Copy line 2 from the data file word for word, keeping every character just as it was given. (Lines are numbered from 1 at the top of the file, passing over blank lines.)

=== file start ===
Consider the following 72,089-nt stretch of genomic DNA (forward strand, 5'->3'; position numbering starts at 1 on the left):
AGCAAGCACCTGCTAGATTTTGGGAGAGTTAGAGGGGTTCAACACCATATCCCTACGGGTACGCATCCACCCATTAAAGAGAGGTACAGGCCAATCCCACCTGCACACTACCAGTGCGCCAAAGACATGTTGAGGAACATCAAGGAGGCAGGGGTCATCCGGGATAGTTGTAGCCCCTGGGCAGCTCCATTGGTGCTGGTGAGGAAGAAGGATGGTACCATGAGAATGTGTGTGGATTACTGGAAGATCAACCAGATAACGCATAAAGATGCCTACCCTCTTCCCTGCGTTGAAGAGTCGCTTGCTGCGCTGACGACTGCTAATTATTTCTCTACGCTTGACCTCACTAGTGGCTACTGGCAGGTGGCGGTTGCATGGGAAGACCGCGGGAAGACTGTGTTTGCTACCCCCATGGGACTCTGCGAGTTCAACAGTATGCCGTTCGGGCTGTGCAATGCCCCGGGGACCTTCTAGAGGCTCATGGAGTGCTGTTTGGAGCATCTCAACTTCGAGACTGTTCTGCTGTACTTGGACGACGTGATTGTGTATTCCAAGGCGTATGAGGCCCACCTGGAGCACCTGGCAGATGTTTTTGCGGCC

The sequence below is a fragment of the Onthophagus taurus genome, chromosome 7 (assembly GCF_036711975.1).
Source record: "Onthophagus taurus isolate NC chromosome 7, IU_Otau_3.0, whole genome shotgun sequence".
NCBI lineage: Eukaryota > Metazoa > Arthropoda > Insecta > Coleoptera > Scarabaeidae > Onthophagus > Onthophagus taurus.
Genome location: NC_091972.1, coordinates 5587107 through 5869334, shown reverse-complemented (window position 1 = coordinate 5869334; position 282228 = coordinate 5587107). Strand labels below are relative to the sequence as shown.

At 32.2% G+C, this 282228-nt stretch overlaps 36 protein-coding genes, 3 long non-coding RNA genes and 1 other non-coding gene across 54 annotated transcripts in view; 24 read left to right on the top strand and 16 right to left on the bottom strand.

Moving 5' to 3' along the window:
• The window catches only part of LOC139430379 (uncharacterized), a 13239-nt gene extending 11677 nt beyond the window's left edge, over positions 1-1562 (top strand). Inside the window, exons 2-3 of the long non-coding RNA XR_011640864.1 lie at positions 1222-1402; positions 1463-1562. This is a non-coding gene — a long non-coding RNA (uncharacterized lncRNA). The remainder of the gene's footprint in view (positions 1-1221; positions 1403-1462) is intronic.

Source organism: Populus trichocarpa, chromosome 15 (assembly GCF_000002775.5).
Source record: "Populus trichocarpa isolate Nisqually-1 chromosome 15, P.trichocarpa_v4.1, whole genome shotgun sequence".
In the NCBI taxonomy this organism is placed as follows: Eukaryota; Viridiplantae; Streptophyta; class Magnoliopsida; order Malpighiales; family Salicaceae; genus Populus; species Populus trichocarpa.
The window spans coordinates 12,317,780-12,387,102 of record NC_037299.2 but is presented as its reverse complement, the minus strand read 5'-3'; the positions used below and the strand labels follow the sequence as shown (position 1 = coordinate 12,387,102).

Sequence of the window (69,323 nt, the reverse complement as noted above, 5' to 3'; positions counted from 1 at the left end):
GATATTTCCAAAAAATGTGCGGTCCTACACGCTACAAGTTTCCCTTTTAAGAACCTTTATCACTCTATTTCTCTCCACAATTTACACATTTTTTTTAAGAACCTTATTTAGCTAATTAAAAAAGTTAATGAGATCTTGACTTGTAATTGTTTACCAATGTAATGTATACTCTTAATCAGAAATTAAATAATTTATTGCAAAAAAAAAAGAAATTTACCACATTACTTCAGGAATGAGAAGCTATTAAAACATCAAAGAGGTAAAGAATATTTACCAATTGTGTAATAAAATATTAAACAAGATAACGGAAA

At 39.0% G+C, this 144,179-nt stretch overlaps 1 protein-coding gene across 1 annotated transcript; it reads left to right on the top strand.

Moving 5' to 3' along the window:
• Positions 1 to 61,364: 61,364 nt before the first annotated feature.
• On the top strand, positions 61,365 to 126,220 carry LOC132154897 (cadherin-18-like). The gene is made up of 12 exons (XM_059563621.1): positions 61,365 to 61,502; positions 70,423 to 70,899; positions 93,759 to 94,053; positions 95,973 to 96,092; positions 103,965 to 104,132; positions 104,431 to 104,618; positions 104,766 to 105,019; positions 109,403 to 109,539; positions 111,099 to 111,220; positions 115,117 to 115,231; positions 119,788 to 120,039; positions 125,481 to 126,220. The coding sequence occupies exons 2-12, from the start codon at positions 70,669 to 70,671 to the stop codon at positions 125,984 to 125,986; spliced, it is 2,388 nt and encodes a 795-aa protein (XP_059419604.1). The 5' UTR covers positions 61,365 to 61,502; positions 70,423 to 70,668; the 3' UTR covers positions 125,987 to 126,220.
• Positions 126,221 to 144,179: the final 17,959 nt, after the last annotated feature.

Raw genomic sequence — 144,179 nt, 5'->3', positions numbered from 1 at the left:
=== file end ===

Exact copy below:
AGCAAGCACCTGCTAGATTTTGGGAGAGTTAGAGGGGTTCAACACCATATCCCTACGGGTACGCATCCACCCATTAAAGAGAGGTACAGGCCAATCCCACCTGCACACTACCAGTGCGCCAAAGACATGTTGAGGAACATCAAGGAGGCAGGGGTCATCCGGGATAGTTGTAGCCCCTGGGCAGCTCCATTGGTGCTGGTGAGGAAGAAGGATGGTACCATGAGAATGTGTGTGGATTACTGGAAGATCAACCAGATAACGCATAAAGATGCCTACCCTCTTCCCTGCGTTGAAGAGTCGCTTGCTGCGCTGACGACTGCTAATTATTTCTCTACGCTTGACCTCACTAGTGGCTACTGGCAGGTGGCGGTTGCATGGGAAGACCGCGGGAAGACTGTGTTTGCTACCCCCATGGGACTCTGCGAGTTCAACAGTATGCCGTTCGGGCTGTGCAATGCCCCGGGGACCTTCTAGAGGCTCATGGAGTGCTGTTTGGAGCATCTCAACTTCGAGACTGTTCTGCTGTACTTGGACGACGTGATTGTGTATTCCAAGGCGTATGAGGCCCACCTGGAGCACCTGGCAGATGTTTTTGCGGCC